He enters the army at 18, becomes an officer, serves primarily in the occupied territories.  He adopts the Israeli military terminology and outlook, views the soldiers as victims and the Palestinians living on the West Bank as aggressors.  He becomes an esteemed officer who believes treats the Palestinians morally.  He does such a good job explaining his views and those of the IDF that at the end of his stint he’s sent to Miami by the IDF spokesman and Israel Bonds.  Khayut finally feels what he wished for his entire life:  he’s become a hero.

But below the surface, beneath his overwhelming addiction to the feelings of sanctity and bravery, the way he connects the heroes of the bible with Israeli soldiers, Khayut receives the greatest blow of his life.  Not a fist, not a bullet or a kick.  Nothing more than the way a Palestinian girl looks at him.  He remembers how, during an operation in the Ramallah area, after completing the mission, he was about to return to the armored vehicle.  He saw a few children playing by the roadside, and he – the good-hearted, moral Israeli officer, who doesn’t harm the innocent, who believes in peace – smiles at them “the stunning smile I inherited from my mother.  A responsible, sensitive smile.”  He wants them to love him, understand him, for them to see that Israeli soldiers don’t just shoot and stand at checkpoints, but are also human beings.  But his smile doesn’t elicit a smile in return.  And certainly not a hug.  The Palestinian girl looked at him in horror.  He was appalled.  He understood that she was deathly afraid of him.  “The girl didn’t return my smile in the manner to which I’d been accustomed since I learned to smile that way as a youth leader.  No, she froze, grew very pale and seemed terrified.  She didn’t scream or run, just stood before me with a look of terror on her face and pierced me with her dark eyes.”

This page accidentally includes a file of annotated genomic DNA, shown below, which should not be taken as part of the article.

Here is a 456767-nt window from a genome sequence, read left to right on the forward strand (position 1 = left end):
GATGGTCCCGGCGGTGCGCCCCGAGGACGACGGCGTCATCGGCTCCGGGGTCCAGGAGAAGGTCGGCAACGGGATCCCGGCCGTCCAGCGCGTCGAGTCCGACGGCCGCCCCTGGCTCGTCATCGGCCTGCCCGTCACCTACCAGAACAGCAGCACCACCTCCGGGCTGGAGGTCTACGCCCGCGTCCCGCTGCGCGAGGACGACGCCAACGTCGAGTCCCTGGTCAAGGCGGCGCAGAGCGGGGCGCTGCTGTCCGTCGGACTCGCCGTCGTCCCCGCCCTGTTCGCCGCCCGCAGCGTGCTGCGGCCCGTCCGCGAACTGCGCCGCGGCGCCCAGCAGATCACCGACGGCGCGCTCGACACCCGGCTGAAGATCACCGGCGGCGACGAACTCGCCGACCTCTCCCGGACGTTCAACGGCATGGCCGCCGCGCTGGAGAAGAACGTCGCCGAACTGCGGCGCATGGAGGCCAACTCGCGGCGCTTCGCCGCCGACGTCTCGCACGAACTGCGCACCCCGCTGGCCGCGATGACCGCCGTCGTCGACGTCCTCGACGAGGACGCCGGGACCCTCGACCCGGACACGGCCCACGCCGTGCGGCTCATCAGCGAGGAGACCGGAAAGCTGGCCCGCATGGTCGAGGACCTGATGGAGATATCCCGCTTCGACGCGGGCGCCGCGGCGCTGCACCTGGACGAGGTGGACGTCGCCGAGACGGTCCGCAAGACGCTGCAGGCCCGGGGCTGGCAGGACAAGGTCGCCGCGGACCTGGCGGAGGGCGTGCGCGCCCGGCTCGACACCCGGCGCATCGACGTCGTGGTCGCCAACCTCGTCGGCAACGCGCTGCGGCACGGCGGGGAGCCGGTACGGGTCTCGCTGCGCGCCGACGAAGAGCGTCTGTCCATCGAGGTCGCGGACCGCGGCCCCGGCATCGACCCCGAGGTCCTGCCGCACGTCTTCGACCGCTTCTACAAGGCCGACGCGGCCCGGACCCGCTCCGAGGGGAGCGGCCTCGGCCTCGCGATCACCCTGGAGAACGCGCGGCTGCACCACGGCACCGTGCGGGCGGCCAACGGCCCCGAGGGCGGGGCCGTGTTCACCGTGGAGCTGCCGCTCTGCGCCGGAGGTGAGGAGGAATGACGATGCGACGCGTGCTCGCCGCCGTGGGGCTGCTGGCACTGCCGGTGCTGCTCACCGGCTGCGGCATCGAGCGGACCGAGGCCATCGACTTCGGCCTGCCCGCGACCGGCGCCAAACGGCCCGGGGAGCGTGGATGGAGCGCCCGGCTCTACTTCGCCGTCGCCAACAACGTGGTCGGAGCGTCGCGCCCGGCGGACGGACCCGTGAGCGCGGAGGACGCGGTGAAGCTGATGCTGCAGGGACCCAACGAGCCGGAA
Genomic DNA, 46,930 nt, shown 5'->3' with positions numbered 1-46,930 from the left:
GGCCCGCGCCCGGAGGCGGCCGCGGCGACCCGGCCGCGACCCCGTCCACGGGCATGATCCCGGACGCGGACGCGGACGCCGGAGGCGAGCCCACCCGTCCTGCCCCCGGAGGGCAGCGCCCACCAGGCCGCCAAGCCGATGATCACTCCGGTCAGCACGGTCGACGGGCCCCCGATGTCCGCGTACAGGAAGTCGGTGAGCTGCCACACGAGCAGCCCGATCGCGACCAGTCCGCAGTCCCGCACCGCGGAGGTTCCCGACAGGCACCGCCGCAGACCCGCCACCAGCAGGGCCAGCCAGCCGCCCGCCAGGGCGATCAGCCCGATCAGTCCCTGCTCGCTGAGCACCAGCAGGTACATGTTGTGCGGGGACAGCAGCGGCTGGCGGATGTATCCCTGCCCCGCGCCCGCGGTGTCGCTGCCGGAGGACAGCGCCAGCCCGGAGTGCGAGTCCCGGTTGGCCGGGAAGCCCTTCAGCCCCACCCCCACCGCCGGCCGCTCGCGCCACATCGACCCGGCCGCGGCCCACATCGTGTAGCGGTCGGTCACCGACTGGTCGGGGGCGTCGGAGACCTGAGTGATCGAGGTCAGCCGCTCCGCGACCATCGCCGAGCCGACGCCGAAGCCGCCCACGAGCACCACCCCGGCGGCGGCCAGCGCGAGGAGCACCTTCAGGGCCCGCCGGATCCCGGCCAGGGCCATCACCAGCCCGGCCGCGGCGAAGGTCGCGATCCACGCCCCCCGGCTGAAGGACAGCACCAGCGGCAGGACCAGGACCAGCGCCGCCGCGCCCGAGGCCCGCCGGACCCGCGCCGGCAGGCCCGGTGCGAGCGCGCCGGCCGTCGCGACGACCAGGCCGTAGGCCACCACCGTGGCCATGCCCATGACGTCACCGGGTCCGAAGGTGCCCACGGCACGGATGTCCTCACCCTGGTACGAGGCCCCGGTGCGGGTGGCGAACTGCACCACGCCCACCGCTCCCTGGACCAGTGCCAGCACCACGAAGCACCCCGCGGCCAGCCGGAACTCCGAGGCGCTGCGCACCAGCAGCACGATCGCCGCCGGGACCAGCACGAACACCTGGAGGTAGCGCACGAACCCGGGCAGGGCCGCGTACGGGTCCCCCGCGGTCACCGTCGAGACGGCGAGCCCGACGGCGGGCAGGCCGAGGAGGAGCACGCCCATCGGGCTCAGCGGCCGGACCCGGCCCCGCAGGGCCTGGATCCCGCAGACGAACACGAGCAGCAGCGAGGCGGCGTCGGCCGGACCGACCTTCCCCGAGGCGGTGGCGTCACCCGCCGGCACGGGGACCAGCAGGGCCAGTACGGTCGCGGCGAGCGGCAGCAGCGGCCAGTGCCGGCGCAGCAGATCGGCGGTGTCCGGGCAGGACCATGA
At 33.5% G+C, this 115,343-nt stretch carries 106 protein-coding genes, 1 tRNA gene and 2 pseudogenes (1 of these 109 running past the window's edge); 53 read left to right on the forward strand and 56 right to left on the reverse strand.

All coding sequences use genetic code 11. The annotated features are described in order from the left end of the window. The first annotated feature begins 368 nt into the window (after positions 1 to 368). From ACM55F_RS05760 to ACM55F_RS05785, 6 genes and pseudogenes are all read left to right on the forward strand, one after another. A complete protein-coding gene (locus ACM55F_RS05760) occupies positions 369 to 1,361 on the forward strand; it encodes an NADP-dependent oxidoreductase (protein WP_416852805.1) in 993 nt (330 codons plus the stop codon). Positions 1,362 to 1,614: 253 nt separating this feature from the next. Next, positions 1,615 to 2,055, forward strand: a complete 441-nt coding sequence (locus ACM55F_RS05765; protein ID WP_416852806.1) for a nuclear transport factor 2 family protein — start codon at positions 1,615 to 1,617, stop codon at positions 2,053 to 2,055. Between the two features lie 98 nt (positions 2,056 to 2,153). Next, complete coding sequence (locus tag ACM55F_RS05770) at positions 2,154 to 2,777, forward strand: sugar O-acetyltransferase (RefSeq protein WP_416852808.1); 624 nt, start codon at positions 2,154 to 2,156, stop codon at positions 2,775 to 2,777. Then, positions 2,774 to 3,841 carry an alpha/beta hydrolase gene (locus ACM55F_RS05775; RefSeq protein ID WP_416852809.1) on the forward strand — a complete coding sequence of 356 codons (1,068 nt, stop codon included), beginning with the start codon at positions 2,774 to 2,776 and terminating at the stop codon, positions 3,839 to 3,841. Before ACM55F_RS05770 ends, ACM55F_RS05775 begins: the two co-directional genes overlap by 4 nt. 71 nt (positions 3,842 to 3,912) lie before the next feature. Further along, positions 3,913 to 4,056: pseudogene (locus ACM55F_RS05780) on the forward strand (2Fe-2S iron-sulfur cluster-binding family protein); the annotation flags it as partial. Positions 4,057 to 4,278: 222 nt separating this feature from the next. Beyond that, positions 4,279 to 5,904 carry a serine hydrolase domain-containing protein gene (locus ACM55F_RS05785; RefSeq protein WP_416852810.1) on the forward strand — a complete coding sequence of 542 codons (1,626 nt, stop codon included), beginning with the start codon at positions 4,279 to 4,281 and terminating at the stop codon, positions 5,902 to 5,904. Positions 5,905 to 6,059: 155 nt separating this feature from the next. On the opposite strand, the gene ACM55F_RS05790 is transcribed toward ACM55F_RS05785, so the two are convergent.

Khayut describes that moment in his life as the one in which his Holocaust was “stolen.”  When he recalls the Palestinian girl he writes that “My Holocaust Thief”, and feels that when she finally turned her back to him and fled “she’d taken the most valuable emotional and spiritual asset I’d inherited from my forefathers:  my Holocaust.”  He understands that if his life had until that moment been divided into absolute good (he himself, representing the Jewish people) and absolute evil (Nazi Germany), “that girl had taken away from me the belief that there’s absolute evil in the world and that I’m avenging it, combatting it.  Because, for that girl, I myself was the absolute evil.”